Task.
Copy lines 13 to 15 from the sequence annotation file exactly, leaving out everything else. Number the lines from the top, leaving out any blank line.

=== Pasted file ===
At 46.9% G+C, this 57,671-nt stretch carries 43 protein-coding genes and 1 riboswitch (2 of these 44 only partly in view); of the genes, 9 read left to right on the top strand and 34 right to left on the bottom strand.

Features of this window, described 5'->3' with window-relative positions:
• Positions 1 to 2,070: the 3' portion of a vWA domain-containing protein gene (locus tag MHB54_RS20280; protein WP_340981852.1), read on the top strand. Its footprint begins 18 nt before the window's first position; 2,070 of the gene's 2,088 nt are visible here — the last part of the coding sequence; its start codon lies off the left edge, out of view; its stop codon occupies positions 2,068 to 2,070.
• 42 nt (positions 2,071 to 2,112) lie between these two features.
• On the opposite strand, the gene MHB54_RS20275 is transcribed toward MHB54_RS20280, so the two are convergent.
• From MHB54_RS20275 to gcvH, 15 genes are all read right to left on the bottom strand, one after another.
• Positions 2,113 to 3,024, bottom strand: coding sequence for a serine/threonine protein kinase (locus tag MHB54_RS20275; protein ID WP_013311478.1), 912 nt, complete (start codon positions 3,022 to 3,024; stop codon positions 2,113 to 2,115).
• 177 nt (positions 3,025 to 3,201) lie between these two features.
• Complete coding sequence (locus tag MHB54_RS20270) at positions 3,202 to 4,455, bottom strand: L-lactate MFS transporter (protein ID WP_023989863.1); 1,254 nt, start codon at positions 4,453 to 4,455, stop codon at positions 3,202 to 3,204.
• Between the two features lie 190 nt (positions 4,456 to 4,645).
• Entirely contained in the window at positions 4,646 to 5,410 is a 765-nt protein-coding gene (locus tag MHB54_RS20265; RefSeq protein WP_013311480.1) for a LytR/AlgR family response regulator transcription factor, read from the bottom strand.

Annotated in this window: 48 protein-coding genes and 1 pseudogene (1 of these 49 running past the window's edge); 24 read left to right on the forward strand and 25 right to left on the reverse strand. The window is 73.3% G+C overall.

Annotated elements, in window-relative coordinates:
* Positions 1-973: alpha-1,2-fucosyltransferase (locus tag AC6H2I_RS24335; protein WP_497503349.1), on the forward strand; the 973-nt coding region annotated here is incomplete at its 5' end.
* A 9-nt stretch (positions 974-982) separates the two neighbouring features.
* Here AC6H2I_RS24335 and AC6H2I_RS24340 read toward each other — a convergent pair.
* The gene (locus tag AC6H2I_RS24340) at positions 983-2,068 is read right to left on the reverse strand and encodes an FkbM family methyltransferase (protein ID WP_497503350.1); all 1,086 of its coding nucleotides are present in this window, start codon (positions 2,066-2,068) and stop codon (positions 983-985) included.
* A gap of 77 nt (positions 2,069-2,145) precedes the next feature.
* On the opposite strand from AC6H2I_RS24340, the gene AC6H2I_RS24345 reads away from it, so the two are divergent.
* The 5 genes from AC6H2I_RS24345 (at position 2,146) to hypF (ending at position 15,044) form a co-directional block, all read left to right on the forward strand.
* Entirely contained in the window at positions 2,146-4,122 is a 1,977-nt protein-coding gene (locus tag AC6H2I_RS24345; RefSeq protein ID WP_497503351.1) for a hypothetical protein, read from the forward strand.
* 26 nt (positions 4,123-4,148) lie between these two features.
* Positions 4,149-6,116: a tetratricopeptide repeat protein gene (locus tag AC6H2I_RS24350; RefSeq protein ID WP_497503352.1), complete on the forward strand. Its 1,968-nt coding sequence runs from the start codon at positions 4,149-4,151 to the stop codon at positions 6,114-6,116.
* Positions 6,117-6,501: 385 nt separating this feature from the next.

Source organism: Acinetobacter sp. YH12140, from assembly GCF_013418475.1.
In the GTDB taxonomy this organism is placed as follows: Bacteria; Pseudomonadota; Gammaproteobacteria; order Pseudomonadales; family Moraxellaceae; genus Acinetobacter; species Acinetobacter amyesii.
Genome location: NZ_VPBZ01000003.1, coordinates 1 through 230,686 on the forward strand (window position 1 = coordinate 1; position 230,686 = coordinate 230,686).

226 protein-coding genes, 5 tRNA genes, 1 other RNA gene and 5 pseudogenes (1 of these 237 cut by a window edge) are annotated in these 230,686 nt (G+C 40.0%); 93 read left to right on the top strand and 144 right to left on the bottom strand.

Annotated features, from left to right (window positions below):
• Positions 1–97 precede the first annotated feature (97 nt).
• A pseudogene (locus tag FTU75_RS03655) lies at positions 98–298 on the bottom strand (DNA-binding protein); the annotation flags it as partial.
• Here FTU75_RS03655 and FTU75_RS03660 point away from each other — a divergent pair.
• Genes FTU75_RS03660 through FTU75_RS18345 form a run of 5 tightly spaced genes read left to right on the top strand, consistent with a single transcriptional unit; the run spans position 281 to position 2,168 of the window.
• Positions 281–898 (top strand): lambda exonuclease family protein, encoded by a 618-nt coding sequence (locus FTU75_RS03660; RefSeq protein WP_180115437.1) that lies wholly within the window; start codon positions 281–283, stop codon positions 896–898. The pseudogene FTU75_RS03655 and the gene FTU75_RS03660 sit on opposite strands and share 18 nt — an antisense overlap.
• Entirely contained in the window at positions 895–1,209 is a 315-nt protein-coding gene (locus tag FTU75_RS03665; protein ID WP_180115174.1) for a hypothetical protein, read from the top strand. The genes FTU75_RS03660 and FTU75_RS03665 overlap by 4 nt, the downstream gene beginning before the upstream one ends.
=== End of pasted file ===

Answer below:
Annotated elements, in window-relative coordinates:
* Positions 1-973: alpha-1,2-fucosyltransferase (locus tag AC6H2I_RS24335; protein WP_497503349.1), on the forward strand; the 973-nt coding region annotated here is incomplete at its 5' end.
* A 9-nt stretch (positions 974-982) separates the two neighbouring features.